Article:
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Chlorodifluoromethane or difluoromonochloromethane is a hydrochlorofluorocarbon (HCFC). It is better known under its code names of HCFC-22, R-22, Genetron 22 or Freon 22, and is commonly used in air conditioning applications, such as residential split systems in the US, rooftop units and window air conditioners.
Additional recommended knowledge
Chlorodifluoromethane was first used as an alternative to the highly ozone depleting CFC-11 and CFC-12 because of its relatively low ozone depletion potential of 0.055, among the lowest for chlorine-containing haloalkanes. However, even this lower ozone depletion potential is no longer considered acceptable it will be phased out soon under the Montreal Protocol, to be replaced by refrigerants with zero ozone depletion potential such as Propane (R-290), and other refrigerants (even though they don't have very similar properties): R-410A (an azeotropic mixture of difluoromethane and pentafluoroethane), R-502, R-134a (1,1,1,2-tetrafluroethane) and R-409A.
An additional environmental concern regarding Chlorodifluoromethane, as well as some of the proposed replacements, is their global warming potential. The global warming potential of Chlorodifluoromethane is 1700 (1700 times that of carbon dioxide). HFCs such as R-410A have high global warming potential, whereas that of propane (R-290) is only 3.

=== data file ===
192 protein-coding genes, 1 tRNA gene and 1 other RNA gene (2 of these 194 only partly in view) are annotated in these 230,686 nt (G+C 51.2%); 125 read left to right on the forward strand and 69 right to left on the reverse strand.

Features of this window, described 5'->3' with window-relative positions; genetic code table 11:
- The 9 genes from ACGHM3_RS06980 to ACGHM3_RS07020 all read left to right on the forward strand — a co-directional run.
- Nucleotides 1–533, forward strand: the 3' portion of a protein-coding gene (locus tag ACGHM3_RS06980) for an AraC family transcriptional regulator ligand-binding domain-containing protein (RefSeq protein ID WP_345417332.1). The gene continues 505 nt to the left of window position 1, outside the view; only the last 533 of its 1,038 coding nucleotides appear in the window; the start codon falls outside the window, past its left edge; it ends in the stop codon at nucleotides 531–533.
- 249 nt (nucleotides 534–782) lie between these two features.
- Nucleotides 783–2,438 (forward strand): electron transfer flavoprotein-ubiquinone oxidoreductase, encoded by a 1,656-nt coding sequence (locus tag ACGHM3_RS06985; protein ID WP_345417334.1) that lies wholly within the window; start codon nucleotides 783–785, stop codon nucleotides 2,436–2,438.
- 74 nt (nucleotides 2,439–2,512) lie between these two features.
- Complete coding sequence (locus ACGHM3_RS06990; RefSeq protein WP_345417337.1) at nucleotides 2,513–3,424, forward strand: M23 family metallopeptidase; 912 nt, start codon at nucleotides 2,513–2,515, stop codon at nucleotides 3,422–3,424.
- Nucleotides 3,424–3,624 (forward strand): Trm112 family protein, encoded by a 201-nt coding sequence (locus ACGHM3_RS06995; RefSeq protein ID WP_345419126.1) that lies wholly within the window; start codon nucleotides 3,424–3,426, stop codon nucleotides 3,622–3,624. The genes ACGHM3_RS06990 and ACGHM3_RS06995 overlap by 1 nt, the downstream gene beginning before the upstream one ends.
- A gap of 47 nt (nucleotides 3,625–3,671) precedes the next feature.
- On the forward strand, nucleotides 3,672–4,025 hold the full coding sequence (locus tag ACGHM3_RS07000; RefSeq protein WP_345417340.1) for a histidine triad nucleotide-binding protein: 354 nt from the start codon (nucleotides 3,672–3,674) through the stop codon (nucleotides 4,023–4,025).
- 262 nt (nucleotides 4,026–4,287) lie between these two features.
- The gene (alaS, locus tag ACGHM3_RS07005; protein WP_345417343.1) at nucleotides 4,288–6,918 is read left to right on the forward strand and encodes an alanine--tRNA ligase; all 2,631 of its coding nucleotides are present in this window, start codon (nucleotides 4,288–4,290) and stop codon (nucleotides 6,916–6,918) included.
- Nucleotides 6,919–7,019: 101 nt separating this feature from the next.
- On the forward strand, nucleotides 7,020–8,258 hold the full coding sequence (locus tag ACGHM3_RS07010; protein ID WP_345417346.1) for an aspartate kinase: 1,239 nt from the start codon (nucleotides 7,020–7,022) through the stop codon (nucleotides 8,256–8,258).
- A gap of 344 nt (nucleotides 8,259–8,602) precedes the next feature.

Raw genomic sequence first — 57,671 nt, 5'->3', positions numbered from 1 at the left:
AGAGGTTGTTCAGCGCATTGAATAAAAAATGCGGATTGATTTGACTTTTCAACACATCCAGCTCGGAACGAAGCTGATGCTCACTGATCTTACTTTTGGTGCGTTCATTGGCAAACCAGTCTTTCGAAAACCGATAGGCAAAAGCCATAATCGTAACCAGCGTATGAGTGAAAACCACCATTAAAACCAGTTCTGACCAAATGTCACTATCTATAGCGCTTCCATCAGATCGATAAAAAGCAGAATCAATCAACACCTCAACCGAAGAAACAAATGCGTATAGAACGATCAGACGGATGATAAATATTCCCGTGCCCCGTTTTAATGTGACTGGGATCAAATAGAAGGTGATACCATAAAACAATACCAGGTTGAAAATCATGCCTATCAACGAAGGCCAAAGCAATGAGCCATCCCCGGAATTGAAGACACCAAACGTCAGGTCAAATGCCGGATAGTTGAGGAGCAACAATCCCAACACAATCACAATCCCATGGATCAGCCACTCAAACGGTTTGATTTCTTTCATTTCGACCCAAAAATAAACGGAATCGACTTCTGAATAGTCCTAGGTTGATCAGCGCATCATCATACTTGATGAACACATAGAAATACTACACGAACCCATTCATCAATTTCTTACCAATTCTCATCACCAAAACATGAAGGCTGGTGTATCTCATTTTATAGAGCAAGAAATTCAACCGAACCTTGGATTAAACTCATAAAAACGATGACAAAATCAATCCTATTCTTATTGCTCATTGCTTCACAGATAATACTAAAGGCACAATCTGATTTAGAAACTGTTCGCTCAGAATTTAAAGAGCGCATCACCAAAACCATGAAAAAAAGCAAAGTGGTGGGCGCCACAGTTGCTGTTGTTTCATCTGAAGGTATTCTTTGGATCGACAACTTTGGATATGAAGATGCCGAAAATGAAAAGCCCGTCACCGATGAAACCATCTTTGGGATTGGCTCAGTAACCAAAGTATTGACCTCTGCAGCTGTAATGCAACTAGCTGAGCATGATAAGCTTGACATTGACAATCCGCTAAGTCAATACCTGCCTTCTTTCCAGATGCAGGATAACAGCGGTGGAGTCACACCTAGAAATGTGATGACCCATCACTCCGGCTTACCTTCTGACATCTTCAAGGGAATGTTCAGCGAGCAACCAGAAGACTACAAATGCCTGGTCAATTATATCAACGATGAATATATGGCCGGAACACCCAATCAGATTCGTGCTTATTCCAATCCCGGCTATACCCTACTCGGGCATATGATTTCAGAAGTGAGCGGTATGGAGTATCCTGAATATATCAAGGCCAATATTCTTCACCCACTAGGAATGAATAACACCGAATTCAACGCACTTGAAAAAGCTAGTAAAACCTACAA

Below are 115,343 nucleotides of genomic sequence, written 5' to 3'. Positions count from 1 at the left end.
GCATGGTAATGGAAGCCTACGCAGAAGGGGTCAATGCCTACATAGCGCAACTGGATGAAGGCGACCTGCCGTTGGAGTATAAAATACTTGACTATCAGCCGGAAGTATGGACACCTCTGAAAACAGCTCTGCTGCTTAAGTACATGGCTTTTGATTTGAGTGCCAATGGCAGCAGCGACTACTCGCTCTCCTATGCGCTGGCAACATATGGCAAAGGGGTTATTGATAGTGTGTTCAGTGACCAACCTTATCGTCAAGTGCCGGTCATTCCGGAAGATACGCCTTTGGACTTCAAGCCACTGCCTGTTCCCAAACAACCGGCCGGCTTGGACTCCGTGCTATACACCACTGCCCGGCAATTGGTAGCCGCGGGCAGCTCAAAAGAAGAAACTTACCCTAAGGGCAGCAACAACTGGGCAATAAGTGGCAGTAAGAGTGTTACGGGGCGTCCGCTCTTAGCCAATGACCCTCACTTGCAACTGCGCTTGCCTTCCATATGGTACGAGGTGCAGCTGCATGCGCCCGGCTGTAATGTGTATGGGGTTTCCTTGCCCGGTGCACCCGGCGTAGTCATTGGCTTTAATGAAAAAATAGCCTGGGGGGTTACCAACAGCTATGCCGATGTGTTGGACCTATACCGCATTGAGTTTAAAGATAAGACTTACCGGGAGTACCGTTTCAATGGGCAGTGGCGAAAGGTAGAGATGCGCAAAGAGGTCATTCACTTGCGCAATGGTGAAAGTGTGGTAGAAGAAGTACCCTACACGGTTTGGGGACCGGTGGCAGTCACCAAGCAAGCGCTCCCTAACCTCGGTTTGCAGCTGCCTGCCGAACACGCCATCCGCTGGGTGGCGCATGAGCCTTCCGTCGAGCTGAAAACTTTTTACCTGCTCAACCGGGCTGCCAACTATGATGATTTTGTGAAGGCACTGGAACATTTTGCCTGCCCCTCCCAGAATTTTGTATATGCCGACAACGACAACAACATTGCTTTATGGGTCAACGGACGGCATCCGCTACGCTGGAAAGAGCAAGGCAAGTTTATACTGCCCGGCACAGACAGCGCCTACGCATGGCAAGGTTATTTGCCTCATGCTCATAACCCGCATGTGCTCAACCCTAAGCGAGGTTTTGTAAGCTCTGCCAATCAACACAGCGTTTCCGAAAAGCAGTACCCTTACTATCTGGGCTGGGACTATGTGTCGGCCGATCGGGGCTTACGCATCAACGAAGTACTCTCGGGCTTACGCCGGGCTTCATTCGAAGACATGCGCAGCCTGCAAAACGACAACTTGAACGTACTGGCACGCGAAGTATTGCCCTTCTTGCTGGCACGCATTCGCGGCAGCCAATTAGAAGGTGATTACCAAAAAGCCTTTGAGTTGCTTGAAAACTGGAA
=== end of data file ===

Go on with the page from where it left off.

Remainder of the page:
It is an intermediate in the synthesis of tetrafluoroethylene, into which it is converted by pyrolysis. Difluorocarbene is an intermediate in this reaction. The compound also yields difluorocarbene upon treatment with strong base and is used in the laboratory as a source of this reactive intermediate.
The US EPA has enacted regulation which will phase out the use of HCFC-22 in the near future. Air conditioning manufacturers will no longer be allowed to sell R22 equipment as of January 1, 2010. In the aftermarket service business, the allocation rights for producers who manufacture R22 will be cut each year making the remaining R22 supply potentially smaller than the service demand for the product. This could make R22 scarce in the future, and drive prices to consumers higher.
It has two allotropes: crystaline II below 59 K and crystaline I above 59 K to 115.73 K.
Categories: Halomethanes | Hydrochlorofluorocarbons | Refrigerants | Propellants | IARC Group 3 carcinogens
|This article is licensed under the GNU Free Documentation License. It uses material from the Wikipedia article "Chlorodifluoromethane". A list of authors is available in Wikipedia.|